By David Schwartz
PHOENIX (Reuters) - Lawmakers have violated the Arizona constitution by failing to adequately fund school facilities and repairs, according to a lawsuit filed against the state on Monday by school districts and education groups.
The lawsuit claims that the Arizona legislature has short-changed school districts by several billion dollars since 2009 despite court rulings mandating that the state pay for facility construction and maintenance.
In a joint statement, the coalition of school districts, educational organizations and parents said the legislature has long been responsible for “turning its back on public school districts."
“State leaders have ignored this obligation far too long,” the group said. “They have lost this fight once, and it is time to step up and adequately fund public schools according to the law.”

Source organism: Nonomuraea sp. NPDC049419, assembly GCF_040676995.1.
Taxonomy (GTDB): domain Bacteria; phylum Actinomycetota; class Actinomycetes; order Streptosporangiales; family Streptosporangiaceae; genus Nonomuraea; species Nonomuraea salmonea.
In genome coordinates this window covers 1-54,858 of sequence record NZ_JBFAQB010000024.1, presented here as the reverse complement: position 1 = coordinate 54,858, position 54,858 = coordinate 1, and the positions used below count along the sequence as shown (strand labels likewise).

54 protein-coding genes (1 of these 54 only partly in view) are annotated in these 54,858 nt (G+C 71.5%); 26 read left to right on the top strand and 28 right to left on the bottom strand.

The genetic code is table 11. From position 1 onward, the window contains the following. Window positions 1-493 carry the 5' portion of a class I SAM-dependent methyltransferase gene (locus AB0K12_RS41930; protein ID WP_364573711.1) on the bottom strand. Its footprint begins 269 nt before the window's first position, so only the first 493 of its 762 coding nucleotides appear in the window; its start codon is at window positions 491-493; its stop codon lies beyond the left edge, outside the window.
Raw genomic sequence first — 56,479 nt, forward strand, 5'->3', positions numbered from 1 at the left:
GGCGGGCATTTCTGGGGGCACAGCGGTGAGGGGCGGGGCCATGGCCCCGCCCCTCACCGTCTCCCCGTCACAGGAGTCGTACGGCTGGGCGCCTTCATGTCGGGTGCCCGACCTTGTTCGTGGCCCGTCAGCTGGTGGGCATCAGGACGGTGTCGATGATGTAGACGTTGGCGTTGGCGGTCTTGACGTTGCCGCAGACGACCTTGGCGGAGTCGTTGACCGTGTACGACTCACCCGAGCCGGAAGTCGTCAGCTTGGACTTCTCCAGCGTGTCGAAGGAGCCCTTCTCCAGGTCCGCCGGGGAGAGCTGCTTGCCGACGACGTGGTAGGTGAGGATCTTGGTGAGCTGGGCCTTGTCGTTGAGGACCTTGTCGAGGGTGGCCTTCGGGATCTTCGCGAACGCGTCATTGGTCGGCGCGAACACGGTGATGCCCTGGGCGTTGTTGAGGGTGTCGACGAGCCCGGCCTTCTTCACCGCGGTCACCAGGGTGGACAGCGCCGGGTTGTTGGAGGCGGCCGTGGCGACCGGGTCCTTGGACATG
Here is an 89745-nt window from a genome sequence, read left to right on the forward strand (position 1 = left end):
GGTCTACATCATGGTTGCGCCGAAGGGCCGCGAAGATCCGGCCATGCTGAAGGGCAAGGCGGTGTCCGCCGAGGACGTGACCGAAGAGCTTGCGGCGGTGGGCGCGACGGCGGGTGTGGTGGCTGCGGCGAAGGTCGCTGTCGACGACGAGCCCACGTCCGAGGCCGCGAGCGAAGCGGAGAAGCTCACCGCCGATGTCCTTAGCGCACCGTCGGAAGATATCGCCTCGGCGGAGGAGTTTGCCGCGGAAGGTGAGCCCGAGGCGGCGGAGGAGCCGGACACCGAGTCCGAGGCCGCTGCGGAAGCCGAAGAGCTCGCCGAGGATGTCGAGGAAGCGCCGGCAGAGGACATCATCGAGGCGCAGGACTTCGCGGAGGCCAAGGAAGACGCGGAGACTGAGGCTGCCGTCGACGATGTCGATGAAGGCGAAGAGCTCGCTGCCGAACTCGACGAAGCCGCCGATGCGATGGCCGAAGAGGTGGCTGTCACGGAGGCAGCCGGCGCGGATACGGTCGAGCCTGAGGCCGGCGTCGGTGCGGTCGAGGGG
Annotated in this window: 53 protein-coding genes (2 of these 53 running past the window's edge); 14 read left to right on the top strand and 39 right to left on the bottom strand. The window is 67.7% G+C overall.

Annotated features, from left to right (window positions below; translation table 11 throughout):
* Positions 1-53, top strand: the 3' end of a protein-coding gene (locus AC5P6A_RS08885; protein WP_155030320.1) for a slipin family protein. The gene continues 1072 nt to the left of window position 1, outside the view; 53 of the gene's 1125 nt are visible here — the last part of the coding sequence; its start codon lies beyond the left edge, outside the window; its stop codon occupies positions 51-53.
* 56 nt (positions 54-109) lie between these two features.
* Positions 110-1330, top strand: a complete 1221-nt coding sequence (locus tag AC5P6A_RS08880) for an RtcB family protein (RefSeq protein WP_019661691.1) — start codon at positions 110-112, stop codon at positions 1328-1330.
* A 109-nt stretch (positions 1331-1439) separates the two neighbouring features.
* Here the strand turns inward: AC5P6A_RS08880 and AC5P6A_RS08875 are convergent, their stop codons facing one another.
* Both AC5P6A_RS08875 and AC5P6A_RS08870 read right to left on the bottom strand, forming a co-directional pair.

The lawsuit is the latest step in a long-running legal battle between educators and the state over capital items. Arizona was sued in 1991 over capital funding for its schools, and the state Supreme Court ruled three years later that the state was required to provide funding for facilities in all school districts.
A 1998 settlement agreement provided $1.3 billion to bring facilities up to state standards, plus $200 million a year for building maintenance and another $200 million a year for “soft capital items” such as textbooks, buses and technology.
Monday's lawsuit, filed in Maricopa County Superior Court in Phoenix, says that annual payouts have since been cut back. It does not specify an amount being sought by the plaintiffs.
State officials will be reviewing Monday's lawsuit in detail, "but our focus right now is on passing a budget that will increase education funding,” Patrick Ptak, a spokesman for Arizona Governor Doug Ducey, said in a brief statement to Reuters.
A May 2016 ballot measure approved by voters called for an additional $3.5 billion to be reallocated from the state's land trust fund and used for general education funding over the next decade. That money was not aimed at capital improvements.
(Reporting by David Schwartz; Editing by Patrick Enright and Leslie Adler)